• Type dspace in the following field: Name. Select dspace from dspace owner field
    • Click Ok
    • Return to project folder in Netbeans
    • Click over to the "Files" tab in the left hand window
    • Browse under the "DSpace Assembly and Configuration" project. You are looking for the target/dspace-[version]-build.dir/build.xml Ant configuration file.
    • Right click on the build.xmlfile and select "Run Target" => "fresh_install"
      • The above command will perform a fresh install of DSpace based on the settings specified in your target/dspace-[version]-build.dir/config/dspace.cfg file.
      • The default installation url is C:\dspace.
    • After installation, open cmd
    • Navigate to your installation folder\bin. Default is C:\dspace. Example command: cd C:\dspace\bin
    • Type the following command: dspace.bat create-administrator
    • Key in the information specified by the command prompt instructions

Run DSpace from NetBeans with Tomcat

Once you have DSpace installed, you can run any DSpace web application (XMLUI, JSPUI, SWORD, LNI, etc.) from NetBeans after you integrate NetBeans with Apache Tomcat.

Integrate an External Installation of Tomcat

If you have Tomcat installed separately from NetBeans, you'll need to tell NetBeans where it's located.

  • First, you'll need to install the "Tomcat" plugin for NetBeans, if it isn't already installed.
    • Go to the "Tools" menu and select "Plugins".
    • Select the "Available Plugins" tab. This should list an entry for "Tomcat" or "Java Web Applications"
    • Check the box next to it, and click on 'install'.
    • Restart NetBeans
  • You'll now want to tell NetBeans where your Tomcat installation is located.
    • Go to the "Tools" menu and select "Servers".
    • Click the "Add Server.." button to add a new server
    • Select the type of Server (e.g. Tomcat 6.0/7.0) and click "Next >"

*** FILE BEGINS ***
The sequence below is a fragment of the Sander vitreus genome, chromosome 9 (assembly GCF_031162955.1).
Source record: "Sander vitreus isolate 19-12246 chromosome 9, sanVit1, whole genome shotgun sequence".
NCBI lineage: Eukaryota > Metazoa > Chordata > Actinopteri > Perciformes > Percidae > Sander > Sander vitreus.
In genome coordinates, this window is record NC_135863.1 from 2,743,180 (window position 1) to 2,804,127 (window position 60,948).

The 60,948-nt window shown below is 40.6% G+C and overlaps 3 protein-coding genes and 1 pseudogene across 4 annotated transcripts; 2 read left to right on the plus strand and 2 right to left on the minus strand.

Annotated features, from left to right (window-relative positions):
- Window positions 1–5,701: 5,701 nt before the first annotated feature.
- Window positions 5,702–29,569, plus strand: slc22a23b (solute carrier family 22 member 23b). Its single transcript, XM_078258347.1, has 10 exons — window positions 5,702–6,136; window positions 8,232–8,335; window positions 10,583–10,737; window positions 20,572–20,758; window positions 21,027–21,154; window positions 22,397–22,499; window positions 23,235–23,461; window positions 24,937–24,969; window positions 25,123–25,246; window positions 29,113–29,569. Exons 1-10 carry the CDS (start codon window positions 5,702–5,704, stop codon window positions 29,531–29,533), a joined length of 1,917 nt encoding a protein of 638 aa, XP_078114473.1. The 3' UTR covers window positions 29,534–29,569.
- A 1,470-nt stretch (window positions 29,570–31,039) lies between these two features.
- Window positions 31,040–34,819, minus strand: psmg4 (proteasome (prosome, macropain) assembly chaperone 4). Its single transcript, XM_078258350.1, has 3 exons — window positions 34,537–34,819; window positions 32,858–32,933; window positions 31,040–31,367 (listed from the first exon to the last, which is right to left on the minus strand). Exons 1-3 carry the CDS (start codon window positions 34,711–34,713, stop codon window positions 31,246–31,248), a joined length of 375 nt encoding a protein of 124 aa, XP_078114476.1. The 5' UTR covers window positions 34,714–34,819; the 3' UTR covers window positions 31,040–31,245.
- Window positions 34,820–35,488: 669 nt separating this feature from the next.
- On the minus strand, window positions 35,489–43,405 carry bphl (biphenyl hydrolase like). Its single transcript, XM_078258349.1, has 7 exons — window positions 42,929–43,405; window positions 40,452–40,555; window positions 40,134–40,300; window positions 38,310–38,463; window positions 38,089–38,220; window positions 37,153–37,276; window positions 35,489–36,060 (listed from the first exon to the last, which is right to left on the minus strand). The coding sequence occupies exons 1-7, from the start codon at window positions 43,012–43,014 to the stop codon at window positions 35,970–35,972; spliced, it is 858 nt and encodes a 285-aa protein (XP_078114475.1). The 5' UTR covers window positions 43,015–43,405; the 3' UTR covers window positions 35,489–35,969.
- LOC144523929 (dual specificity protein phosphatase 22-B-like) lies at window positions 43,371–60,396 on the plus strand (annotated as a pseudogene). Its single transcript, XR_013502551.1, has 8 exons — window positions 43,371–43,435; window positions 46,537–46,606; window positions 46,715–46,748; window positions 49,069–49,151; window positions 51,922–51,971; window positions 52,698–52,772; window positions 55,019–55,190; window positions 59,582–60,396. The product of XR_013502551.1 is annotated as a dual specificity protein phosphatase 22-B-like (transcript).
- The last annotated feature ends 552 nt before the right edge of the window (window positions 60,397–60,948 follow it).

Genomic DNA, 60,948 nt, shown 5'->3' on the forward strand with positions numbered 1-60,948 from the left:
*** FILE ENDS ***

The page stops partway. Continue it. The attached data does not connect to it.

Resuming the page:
• NetBeans will ask you for the "Catalina Home" location of this Tomcat Server. This is the location where Tomcat is installed (e.g. On Windows it may be "C:\Program Files\Apache Software Foundation\Tomcat-6.0"). You'll also need to give NetBeans your credentials for the "manager" role in Tomcat (which can be configured in the tomcat-users.xml configuration file).
  • After configuring your Tomcat 6.0 server, you may want to reconfigure a few default settings.
    • Go to the "Tools" menu and select "Servers".
    • Select your "Tomcat 6.0" server.
    • On the "Connection" tab, you may wish to enable the HTTP Monitor option
      • This will start up HTTP Monitoring (in a new tab) in NetBeans, whenever you start this server. HTTP Monitoring may be useful to developers who wish to view all HTTP requests/responses that occur during their development process.

Run DSpace WebApp using Tomcat Integration

Once NetBeans knows about Tomcat, you can run your DSpace webapps through this Tomcat integration and even perform debugging of your DSpace web application. To do this, we'll need to perform some basic configuration of the web application project in NetBeans.

  • Select the project for the Web Application you wish to run through Tomcat (e.g. "DSpace XML-UI (Manakin)" for the XMLUI). This project must be a "war" based project, as Tomcat only runs WAR files.
  • Right click on your selected project and click "Properties"
  • From the Properties window, select the "Run" category.
    • From these Run settings, you'll want to specify the Server which this application should run on. Select your newly configured Tomcat server.
    • Also, specify a "Context Path". This should be the ending path on the URL. For example, specifying "/xmlui" will mean your web application will be available from "http://localhost:8080/xmlui"
  • Now, click over to the "Actions" category on the left.
    • You'll see a list of Actions on the right. Click on the "Run Project" action (as this is the one used to run your web application).
    • In that Action's "Set Properties" section, add a property to point it to your DSpace installation. The following is an example on Windows, assuming that you've installed DSpace to "C:/dspace":
      • For DSpace 3.0 or above, set the property:  dspace.dir=C:/dspace (make sure to include this entire line – also, do NOT include quotes around the file path)
      • For DSpace 1.8.x or lower, set the property: dspace.config=C:/dspace/config/dspace.cfg (make sure to include this entire line – also, do NOT include quotes around the file path)
  • Finally, click "OK" at the bottom to save all your new project settings.